Zoonotic Diseases in Refugee or Internally Displaced Person Camps: A Scoping Review Open Access
Goryoka, Grace Wedad (2017)
Introduction: Emerging and re-emerging zoonotic diseases pose an increasing threat to public health and global health security. 61% of infectious and 75% of emerging diseases affecting humans are zoonotic in nature. With over 63 million people around the world today either forcibly displaced or refugees, the number of refugee or displaced person camps continues to grow. Population movement of humans and livestock, increased habitat overlap with wildlife, poor sanitation and hygiene conditions, and low vaccination rates in camp or conflict settings are known risk factors for communicable and likely zoonotic disease transmission. We conducted a scoping review to describe the extent and importance of zoonotic diseases in camp-like settings. Methods: We conducted a comprehensive literature search in 5 databases for articles that mentioned a case or suspected case of zoonotic disease specifically in displaced populations or people in camp or conflict settings. Articles were screened for relevance and key characteristics were extracted if included. We excluded mosquito-borne disease articles. Results: The literature search yielded 579 articles. Of the 70 articles that met inclusion criteria, 57% highlighted parasitic zoonoses, 34% highlighted bacterial zoonoses, 29% highlighted viral zoonoses, and 4% highlighted zoonotic injury. 27 different zoonoses and 1 condition were reported within these articles. 15 articles excluded, for not reporting any human zoonoses cases, identified either zoonoses positive animals or non-mosquito vectors in camp settings. Discussion: Zoonoses are present within camps and conflict settings. Given that 18% of zoonoses identified are notifiable under the International Health Regulations and 28.5% are considered bioterrorism agents, the nature and associated risk of the zoonoses seen within camp settings is significant and may be further intensified in these vulnerable populations and camp conditions. Further review of the current guidance documents revealed gaps for how to adequately address zoonotic disease risk in camp-like settings. Management of zoonoses within camps requires an interdisciplinary One Health approach to help mitigate and control zoonoses within camp settings.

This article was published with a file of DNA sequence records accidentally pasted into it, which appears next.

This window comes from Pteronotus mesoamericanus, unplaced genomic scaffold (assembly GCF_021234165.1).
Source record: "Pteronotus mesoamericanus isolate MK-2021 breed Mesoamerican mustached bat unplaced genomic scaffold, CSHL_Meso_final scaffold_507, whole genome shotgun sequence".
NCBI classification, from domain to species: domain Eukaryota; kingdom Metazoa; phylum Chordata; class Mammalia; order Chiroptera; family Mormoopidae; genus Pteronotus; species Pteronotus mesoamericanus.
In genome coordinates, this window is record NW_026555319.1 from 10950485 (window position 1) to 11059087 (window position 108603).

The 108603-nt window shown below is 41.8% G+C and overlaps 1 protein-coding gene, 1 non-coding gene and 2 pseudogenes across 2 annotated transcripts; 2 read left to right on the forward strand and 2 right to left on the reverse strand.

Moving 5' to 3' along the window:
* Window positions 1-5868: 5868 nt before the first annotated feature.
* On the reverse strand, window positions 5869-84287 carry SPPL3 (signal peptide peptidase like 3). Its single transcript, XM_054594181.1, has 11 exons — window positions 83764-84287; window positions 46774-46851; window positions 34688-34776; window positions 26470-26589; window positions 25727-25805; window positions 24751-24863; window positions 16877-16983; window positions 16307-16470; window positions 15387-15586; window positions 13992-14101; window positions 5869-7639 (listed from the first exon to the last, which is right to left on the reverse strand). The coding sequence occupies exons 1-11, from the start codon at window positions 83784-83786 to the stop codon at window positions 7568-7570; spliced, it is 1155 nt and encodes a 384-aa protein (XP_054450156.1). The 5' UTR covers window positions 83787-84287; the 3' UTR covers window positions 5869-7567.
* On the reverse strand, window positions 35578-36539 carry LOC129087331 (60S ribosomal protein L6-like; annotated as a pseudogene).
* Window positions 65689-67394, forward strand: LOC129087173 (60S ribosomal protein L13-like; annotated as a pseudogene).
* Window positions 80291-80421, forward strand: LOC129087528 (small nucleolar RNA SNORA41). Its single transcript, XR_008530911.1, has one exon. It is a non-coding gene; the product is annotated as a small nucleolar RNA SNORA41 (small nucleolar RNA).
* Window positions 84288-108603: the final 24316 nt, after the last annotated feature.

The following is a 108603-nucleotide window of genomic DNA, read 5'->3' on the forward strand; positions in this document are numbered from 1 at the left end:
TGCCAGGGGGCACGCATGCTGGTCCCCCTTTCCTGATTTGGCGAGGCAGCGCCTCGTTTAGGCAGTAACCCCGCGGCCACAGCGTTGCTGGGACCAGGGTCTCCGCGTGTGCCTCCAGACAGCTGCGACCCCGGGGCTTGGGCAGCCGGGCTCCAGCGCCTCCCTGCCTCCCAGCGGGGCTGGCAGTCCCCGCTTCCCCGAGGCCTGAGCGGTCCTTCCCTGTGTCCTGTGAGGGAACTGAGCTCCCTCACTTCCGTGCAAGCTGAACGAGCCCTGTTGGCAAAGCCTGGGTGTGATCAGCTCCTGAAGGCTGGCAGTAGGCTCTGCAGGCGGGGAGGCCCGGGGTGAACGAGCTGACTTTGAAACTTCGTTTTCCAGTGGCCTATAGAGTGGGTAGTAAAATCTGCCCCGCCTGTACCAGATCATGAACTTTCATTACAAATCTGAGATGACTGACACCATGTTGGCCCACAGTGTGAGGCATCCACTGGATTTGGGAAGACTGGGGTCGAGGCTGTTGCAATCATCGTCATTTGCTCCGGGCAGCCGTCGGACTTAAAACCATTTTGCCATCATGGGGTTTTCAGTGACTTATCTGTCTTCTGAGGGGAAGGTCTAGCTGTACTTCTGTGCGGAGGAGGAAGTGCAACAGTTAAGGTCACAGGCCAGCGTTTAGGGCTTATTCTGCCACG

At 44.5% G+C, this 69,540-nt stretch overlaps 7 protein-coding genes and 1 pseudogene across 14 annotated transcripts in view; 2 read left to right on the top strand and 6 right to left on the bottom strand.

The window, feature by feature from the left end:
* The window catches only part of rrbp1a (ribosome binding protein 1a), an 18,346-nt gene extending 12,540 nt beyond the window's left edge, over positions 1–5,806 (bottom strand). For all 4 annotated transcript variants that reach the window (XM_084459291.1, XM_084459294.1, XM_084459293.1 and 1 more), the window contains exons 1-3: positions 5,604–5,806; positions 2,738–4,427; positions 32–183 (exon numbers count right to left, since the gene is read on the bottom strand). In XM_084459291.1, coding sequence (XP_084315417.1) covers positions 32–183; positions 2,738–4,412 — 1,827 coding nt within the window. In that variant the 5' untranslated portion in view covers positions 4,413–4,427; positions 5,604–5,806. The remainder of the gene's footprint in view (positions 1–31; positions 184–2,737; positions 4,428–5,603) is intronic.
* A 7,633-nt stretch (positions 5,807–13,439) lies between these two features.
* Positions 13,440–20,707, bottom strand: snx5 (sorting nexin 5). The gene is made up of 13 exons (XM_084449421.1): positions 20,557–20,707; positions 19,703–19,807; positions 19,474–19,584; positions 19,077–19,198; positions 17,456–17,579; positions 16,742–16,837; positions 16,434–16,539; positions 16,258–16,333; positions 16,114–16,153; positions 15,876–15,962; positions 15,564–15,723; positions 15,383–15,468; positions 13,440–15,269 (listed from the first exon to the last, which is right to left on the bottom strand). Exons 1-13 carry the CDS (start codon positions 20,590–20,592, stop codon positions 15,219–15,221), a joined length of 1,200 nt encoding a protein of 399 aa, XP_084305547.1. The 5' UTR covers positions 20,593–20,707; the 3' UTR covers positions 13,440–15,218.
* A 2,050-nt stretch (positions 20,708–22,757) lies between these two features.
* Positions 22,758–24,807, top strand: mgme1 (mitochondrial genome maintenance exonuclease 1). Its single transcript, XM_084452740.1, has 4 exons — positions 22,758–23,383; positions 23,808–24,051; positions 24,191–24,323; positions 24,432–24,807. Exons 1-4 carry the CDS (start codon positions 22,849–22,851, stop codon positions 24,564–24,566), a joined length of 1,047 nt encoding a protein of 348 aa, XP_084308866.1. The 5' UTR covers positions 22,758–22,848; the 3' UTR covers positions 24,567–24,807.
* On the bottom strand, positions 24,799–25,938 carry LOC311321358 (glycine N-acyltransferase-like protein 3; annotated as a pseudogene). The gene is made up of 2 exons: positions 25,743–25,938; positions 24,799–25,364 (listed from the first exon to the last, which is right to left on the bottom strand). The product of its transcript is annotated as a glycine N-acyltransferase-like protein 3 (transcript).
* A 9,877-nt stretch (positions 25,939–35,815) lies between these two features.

Table of Contents
Chapter 1. Introduction 1 Chapter 2: Comprehensive Review of the Literature 5 Chapter 3. Manuscript 13 Title Page 13 Abstract 14 Keywords 14 Background 15 Main Text 17 Review Methodology 17 Results 19 Discussion 27 Future Recommendations 31 Conclusions 34 Figures 36 Declarations 37 Ethics approval and consent to participate 37 Consent for publication 37 Availability of data and material 37 Competing Interests 37 Funding 37 Author's Contributions 37 Acknowledgements 37 Author's Information 38 Chapter 4. Recommendations and Conclusions 39 References 44
About this Master's Thesis
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